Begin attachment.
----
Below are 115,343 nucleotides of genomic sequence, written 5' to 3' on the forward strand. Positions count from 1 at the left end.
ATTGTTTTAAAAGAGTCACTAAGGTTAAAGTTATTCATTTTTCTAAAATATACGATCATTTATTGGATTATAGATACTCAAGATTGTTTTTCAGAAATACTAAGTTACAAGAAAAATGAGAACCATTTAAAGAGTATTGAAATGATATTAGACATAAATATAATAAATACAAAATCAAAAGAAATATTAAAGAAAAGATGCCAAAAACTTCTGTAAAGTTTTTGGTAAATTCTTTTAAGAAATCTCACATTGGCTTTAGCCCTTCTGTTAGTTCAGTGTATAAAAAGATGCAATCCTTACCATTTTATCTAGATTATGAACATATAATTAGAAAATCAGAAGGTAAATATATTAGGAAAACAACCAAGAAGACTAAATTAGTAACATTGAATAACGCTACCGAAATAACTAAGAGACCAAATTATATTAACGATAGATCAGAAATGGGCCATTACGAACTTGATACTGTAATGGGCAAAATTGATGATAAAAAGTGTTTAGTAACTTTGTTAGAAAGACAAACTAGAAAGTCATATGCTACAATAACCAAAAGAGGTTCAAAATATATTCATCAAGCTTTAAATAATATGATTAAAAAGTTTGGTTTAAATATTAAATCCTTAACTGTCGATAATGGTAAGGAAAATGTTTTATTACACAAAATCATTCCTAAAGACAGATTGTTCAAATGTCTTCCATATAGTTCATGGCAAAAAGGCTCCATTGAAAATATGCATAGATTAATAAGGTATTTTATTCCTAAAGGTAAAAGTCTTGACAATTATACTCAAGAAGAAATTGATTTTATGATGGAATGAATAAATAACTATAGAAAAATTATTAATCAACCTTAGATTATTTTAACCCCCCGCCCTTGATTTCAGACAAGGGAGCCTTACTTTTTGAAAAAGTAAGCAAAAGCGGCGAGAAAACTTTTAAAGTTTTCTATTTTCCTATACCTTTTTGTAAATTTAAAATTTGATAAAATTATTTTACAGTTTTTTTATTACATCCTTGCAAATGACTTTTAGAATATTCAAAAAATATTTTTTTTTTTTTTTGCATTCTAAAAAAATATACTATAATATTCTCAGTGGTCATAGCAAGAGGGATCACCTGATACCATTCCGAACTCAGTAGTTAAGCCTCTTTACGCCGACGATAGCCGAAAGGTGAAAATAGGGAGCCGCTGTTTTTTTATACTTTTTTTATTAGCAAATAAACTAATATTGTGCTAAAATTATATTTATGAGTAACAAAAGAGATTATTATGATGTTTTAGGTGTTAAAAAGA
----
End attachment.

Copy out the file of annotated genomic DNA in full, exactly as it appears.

Below are 115,343 nucleotides of genomic sequence, written 5' to 3' on the forward strand. Positions count from 1 at the left end.
ATTGTTTTAAAAGAGTCACTAAGGTTAAAGTTATTCATTTTTCTAAAATATACGATCATTTATTGGATTATAGATACTCAAGATTGTTTTTCAGAAATACTAAGTTACAAGAAAAATGAGAACCATTTAAAGAGTATTGAAATGATATTAGACATAAATATAATAAATACAAAATCAAAAGAAATATTAAAGAAAAGATGCCAAAAACTTCTGTAAAGTTTTTGGTAAATTCTTTTAAGAAATCTCACATTGGCTTTAGCCCTTCTGTTAGTTCAGTGTATAAAAAGATGCAATCCTTACCATTTTATCTAGATTATGAACATATAATTAGAAAATCAGAAGGTAAATATATTAGGAAAACAACCAAGAAGACTAAATTAGTAACATTGAATAACGCTACCGAAATAACTAAGAGACCAAATTATATTAACGATAGATCAGAAATGGGCCATTACGAACTTGATACTGTAATGGGCAAAATTGATGATAAAAAGTGTTTAGTAACTTTGTTAGAAAGACAAACTAGAAAGTCATATGCTACAATAACCAAAAGAGGTTCAAAATATATTCATCAAGCTTTAAATAATATGATTAAAAAGTTTGGTTTAAATATTAAATCCTTAACTGTCGATAATGGTAAGGAAAATGTTTTATTACACAAAATCATTCCTAAAGACAGATTGTTCAAATGTCTTCCATATAGTTCATGGCAAAAAGGCTCCATTGAAAATATGCATAGATTAATAAGGTATTTTATTCCTAAAGGTAAAAGTCTTGACAATTATACTCAAGAAGAAATTGATTTTATGATGGAATGAATAAATAACTATAGAAAAATTATTAATCAACCTTAGATTATTTTAACCCCCCGCCCTTGATTTCAGACAAGGGAGCCTTACTTTTTGAAAAAGTAAGCAAAAGCGGCGAGAAAACTTTTAAAGTTTTCTATTTTCCTATACCTTTTTGTAAATTTAAAATTTGATAAAATTATTTTACAGTTTTTTTATTACATCCTTGCAAATGACTTTTAGAATATTCAAAAAATATTTTTTTTTTTTTTTGCATTCTAAAAAAATATACTATAATATTCTCAGTGGTCATAGCAAGAGGGATCACCTGATACCATTCCGAACTCAGTAGTTAAGCCTCTTTACGCCGACGATAGCCGAAAGGTGAAAATAGGGAGCCGCTGTTTTTTTATACTTTTTTTATTAGCAAATAAACTAATATTGTGCTAAAATTATATTTATGAGTAACAAAAGAGATTATTATGATGTTTTAGGTGTTAAAAAGA